When study revealed that to me I thought I should have known that because the Psalmist wrote, “Yea, thought I walk through the valley of the shadow of death I will fear no evil.”
Perhaps not all religious systems have that belief but I am thankful to know one that does.
In light of the fear of death being removed when dying I rejoice and relax on rough flights when I get scared. I rejoice over it not being my time to die.
There is a spiritual dimension to life and death. It is wise to live prepared physically for death. It is even better to be prepared spiritually.
There is a government sponsored TV ad regarding visiting foreign lands and being aware of their laws regarding drug use. It concludes, “Know before you go.” That is good advice in thinking of death.
One philosopher of yesteryear observed it seems strange that people see people dying all around them and never consider it will happen to them.
In light of the ratio of deaths being 1-to-1 I commend physical and spiritual preparation. Know before you go.

Is There A God?

Everybody has a sense of God consciousness. Oh, yes they do. Some believe in Him and sense a personal relationship with Him.

Others spend their time trying to deny His very existence. They can’t according to a basic law of logic which states you can’t prove a negative. To prove God doesn’t exist you would have to know all there is to know about everything — everything and know that in that body of knowledge there is no God.

If you didn’t know everything but did know fifty percent of everything there is to know wouldn’t it be possible that in that unknown fifty per cent God does exist? Who knows fifty percent of all there is to know about everything?

Suppose you knew ninety percent of all there is to know. Would it not be possible that in the unknown ten percent He exists? Even if you knew ninety-nine percent there is still the possibility of His existence in the unknown.

No one knows one hundred percent of all there is to know. Some persons indicate they are all knowing and profess God does not exist. I know some such people and respect their opinion. They are gracious in response. A minority of such people attack the intellect and assault the very character of those who disagree with them. These are the evangelicals of no faith.

I had a friend who owned a large trucking company. He told me he required every potential driver to take a lie detector test before being employed. One question always asked was do you believe in God. He said there never was a person who said no that the test didn’t indicate they were lying. That is his story believe it or not.

God cannot be proven to exist. He is too big for that. However, He has given us lines of logic leading to conclusions only answerable by His existence. Some are:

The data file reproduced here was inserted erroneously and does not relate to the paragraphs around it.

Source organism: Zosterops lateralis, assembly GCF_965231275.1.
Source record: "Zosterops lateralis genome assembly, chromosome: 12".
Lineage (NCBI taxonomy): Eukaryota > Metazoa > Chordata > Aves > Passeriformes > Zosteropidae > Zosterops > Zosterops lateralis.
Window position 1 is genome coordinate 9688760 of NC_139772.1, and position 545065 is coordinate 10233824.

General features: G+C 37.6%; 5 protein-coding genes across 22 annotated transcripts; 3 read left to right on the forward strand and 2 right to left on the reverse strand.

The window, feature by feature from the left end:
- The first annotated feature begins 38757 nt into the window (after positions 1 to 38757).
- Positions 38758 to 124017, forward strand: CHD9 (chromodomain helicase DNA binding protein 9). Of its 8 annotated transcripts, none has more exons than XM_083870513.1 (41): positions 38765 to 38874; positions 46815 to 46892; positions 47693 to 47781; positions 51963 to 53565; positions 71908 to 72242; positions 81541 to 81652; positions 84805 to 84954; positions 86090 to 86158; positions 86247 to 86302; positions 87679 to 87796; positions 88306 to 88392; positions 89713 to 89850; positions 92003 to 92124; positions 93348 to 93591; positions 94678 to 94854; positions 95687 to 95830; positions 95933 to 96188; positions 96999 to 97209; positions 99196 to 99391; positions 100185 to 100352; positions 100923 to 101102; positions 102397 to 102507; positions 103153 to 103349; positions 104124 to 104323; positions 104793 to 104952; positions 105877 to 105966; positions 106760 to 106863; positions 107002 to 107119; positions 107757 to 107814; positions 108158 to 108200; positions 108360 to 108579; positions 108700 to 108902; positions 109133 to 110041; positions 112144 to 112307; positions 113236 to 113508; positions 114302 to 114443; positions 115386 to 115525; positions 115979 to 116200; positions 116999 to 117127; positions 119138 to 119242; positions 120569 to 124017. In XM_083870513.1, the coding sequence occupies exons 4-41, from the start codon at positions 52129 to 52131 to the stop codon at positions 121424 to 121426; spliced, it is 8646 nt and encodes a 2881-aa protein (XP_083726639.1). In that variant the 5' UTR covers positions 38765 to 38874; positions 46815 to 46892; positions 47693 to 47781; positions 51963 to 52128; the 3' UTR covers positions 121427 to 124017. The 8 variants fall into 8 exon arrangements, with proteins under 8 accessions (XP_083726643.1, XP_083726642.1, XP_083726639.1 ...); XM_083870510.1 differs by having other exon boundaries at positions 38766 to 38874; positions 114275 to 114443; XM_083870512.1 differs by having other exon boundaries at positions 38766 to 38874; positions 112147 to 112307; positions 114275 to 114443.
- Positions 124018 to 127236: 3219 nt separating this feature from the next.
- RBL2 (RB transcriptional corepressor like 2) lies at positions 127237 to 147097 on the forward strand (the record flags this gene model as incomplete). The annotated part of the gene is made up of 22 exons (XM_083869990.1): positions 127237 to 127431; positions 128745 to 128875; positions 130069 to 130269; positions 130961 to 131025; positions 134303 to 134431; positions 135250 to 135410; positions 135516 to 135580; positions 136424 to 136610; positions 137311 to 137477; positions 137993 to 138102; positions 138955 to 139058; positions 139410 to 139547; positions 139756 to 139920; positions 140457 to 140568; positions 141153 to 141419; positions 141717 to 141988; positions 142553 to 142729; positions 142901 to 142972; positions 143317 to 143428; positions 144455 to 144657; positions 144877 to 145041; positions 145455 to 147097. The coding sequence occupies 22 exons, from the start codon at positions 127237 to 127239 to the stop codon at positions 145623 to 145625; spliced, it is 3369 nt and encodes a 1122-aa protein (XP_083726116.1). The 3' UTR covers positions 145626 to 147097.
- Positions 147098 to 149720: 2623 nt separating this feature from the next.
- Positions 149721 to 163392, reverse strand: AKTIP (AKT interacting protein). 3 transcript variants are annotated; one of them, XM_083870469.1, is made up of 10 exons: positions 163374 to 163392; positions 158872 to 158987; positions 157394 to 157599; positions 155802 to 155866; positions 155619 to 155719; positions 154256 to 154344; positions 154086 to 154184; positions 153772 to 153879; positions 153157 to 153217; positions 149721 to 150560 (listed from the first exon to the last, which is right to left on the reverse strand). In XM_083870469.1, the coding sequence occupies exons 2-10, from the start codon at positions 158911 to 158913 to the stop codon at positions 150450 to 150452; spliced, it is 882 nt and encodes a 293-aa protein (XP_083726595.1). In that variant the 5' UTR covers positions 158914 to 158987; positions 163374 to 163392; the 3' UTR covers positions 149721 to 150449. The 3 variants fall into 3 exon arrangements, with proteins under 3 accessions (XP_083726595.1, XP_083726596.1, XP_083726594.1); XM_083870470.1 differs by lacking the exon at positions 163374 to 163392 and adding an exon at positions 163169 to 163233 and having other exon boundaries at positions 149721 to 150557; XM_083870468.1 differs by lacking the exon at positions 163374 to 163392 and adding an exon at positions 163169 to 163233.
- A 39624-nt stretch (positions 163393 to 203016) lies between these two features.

Where there is a law there is a law giver. Highway speed laws indicate someone made the law. Inertia, gravity, thermodynamics are laws in nature indicating there is a Lawgiver.

Boi mean life. Genesis means life. There is an irrefutable law of biogenetics that says life only comes from life. The existence of life indicates there is a Lifegiver. Where there is design there must be a designer. The design of the human body is incogitable. The design of the universe suchas precise revolution of planets in orbit and the earth’s rotation on its axis reveals design which demands a Designer.

The law of cause and effect speaks of God. For every effect there must be an equal or greater cause. The universe is the effect. It shouts of a greater cause —- God.

Blaise Pascal was a 17th century French mathematician/philosopher renowned for his work in calculus and author of the famed Pascal Wager. He held that the prudent person torn between atheism and belief should “bet” on the existence of God. The reason: If God exists, at death the prudent person will get a heavenly reward. If God does not exist, well, no harm done. If one bets against God’s existence and He does exist, well ….

Wolves And American Ranchers

Conservation is an elemental essential. However, extremism in anything is not good.

A few years ago conservationists said the buffalo and elk herds in Yellowstone were over populated and wolves needed to be reintroduced to enable a balance of nature. In 1994 there were no wolves in the Yellowstone area.

I just returned from Montana where I had the good fortune of visiting with ranches. The experiment has gone on long enough for there to be an observable result. Wolves, the apex-killers, have changed the ecosystem in Yellowstone and the region.

Wildlife biologists and ecologists in Yellowstone are still rather pleased with the result of the reintroduction of wolves. The elk herd has been driven to greater elevations and reduced from around 19,000 to 11,000. Vegetation eaten by elk along low lying steams has rebounded and proliferates. Other carnivores benefit from food left from wolf kills.

It is ranchers and businesses in the area who have suffered the greatest losses.